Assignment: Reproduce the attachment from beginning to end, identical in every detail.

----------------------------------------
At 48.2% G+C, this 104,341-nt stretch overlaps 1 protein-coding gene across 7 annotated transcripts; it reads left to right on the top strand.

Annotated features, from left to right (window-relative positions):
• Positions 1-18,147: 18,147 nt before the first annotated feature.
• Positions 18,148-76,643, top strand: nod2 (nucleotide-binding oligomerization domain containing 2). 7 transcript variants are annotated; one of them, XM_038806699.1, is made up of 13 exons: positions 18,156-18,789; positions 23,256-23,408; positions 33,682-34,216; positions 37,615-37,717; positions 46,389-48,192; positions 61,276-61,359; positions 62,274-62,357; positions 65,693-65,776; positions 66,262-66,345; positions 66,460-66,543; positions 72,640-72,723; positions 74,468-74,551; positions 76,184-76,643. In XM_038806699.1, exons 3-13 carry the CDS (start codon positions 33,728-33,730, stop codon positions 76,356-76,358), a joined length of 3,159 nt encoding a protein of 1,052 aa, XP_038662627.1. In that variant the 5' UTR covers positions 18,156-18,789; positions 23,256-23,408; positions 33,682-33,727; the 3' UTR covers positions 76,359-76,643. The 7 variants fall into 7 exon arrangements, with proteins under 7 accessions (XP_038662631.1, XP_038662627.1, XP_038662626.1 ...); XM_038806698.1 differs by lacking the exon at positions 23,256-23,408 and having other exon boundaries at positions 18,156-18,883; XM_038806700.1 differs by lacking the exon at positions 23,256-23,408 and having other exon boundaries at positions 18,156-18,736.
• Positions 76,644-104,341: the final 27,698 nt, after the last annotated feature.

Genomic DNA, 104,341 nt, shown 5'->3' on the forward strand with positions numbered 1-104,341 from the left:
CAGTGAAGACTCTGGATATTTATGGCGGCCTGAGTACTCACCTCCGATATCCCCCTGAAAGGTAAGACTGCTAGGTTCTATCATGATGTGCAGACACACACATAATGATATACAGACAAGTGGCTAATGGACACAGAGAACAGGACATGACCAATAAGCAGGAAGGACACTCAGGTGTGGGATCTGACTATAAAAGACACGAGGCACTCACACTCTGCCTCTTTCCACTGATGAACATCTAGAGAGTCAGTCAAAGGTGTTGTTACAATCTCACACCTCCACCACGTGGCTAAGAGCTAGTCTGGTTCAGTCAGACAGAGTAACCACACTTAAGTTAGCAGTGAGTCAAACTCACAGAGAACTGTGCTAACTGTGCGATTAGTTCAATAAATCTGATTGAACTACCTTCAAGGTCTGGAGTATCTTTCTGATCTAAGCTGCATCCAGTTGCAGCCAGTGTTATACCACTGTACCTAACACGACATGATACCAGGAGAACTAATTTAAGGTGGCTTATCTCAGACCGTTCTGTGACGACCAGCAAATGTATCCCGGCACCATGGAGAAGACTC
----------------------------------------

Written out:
At 48.2% G+C, this 104,341-nt stretch overlaps 1 protein-coding gene across 7 annotated transcripts; it reads left to right on the top strand.

Annotated features, from left to right (window-relative positions):
• Positions 1-18,147: 18,147 nt before the first annotated feature.
• Positions 18,148-76,643, top strand: nod2 (nucleotide-binding oligomerization domain containing 2). 7 transcript variants are annotated; one of them, XM_038806699.1, is made up of 13 exons: positions 18,156-18,789; positions 23,256-23,408; positions 33,682-34,216; positions 37,615-37,717; positions 46,389-48,192; positions 61,276-61,359; positions 62,274-62,357; positions 65,693-65,776; positions 66,262-66,345; positions 66,460-66,543; positions 72,640-72,723; positions 74,468-74,551; positions 76,184-76,643. In XM_038806699.1, exons 3-13 carry the CDS (start codon positions 33,728-33,730, stop codon positions 76,356-76,358), a joined length of 3,159 nt encoding a protein of 1,052 aa, XP_038662627.1. In that variant the 5' UTR covers positions 18,156-18,789; positions 23,256-23,408; positions 33,682-33,727; the 3' UTR covers positions 76,359-76,643. The 7 variants fall into 7 exon arrangements, with proteins under 7 accessions (XP_038662631.1, XP_038662627.1, XP_038662626.1 ...); XM_038806698.1 differs by lacking the exon at positions 23,256-23,408 and having other exon boundaries at positions 18,156-18,883; XM_038806700.1 differs by lacking the exon at positions 23,256-23,408 and having other exon boundaries at positions 18,156-18,736.
• Positions 76,644-104,341: the final 27,698 nt, after the last annotated feature.

Genomic DNA, 104,341 nt, shown 5'->3' on the forward strand with positions numbered 1-104,341 from the left:
CAGTGAAGACTCTGGATATTTATGGCGGCCTGAGTACTCACCTCCGATATCCCCCTGAAAGGTAAGACTGCTAGGTTCTATCATGATGTGCAGACACACACATAATGATATACAGACAAGTGGCTAATGGACACAGAGAACAGGACATGACCAATAAGCAGGAAGGACACTCAGGTGTGGGATCTGACTATAAAAGACACGAGGCACTCACACTCTGCCTCTTTCCACTGATGAACATCTAGAGAGTCAGTCAAAGGTGTTGTTACAATCTCACACCTCCACCACGTGGCTAAGAGCTAGTCTGGTTCAGTCAGACAGAGTAACCACACTTAAGTTAGCAGTGAGTCAAACTCACAGAGAACTGTGCTAACTGTGCGATTAGTTCAATAAATCTGATTGAACTACCTTCAAGGTCTGGAGTATCTTTCTGATCTAAGCTGCATCCAGTTGCAGCCAGTGTTATACCACTGTACCTAACACGACATGATACCAGGAGAACTAATTTAAGGTGGCTTATCTCAGACCGTTCTGTGACGACCAGCAAATGTATCCCGGCACCATGGAGAAGACTC